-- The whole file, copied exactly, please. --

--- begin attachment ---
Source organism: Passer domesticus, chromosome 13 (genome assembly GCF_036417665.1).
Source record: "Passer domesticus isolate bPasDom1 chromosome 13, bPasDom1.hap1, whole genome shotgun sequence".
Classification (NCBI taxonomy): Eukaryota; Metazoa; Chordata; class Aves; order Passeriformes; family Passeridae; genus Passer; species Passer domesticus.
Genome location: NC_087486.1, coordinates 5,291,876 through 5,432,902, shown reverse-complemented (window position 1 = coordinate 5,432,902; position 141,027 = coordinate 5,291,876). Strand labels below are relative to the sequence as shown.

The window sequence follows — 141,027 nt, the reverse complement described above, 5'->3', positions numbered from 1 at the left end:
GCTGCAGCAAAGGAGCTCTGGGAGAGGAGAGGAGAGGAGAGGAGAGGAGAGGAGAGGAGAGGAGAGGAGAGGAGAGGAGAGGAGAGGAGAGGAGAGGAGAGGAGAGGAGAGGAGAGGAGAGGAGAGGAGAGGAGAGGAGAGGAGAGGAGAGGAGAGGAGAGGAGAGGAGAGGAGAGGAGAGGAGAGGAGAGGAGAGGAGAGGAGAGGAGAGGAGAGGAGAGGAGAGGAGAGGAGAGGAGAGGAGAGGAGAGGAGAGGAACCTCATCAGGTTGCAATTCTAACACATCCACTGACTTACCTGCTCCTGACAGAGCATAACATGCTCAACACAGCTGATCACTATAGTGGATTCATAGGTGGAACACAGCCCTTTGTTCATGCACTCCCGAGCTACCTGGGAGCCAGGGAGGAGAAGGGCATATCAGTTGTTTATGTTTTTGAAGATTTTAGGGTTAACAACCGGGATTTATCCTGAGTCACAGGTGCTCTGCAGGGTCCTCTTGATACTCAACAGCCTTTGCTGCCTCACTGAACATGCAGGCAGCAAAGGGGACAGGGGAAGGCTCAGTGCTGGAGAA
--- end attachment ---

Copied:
Source organism: Passer domesticus, chromosome 13 (genome assembly GCF_036417665.1).
Source record: "Passer domesticus isolate bPasDom1 chromosome 13, bPasDom1.hap1, whole genome shotgun sequence".
Classification (NCBI taxonomy): Eukaryota; Metazoa; Chordata; class Aves; order Passeriformes; family Passeridae; genus Passer; species Passer domesticus.
Genome location: NC_087486.1, coordinates 5,291,876 through 5,432,902, shown reverse-complemented (window position 1 = coordinate 5,432,902; position 141,027 = coordinate 5,291,876). Strand labels below are relative to the sequence as shown.

The window sequence follows — 141,027 nt, the reverse complement described above, 5'->3', positions numbered from 1 at the left end:
GCTGCAGCAAAGGAGCTCTGGGAGAGGAGAGGAGAGGAGAGGAGAGGAGAGGAGAGGAGAGGAGAGGAGAGGAGAGGAGAGGAGAGGAGAGGAGAGGAGAGGAGAGGAGAGGAGAGGAGAGGAGAGGAGAGGAGAGGAGAGGAGAGGAGAGGAGAGGAGAGGAGAGGAGAGGAGAGGAGAGGAGAGGAGAGGAGAGGAGAGGAGAGGAGAGGAGAGGAGAGGAGAGGAGAGGAGAGGAGAGGAGAGGAGAGGAGAGGAACCTCATCAGGTTGCAATTCTAACACATCCACTGACTTACCTGCTCCTGACAGAGCATAACATGCTCAACACAGCTGATCACTATAGTGGATTCATAGGTGGAACACAGCCCTTTGTTCATGCACTCCCGAGCTACCTGGGAGCCAGGGAGGAGAAGGGCATATCAGTTGTTTATGTTTTTGAAGATTTTAGGGTTAACAACCGGGATTTATCCTGAGTCACAGGTGCTCTGCAGGGTCCTCTTGATACTCAACAGCCTTTGCTGCCTCACTGAACATGCAGGCAGCAAAGGGGACAGGGGAAGGCTCAGTGCTGGAGAA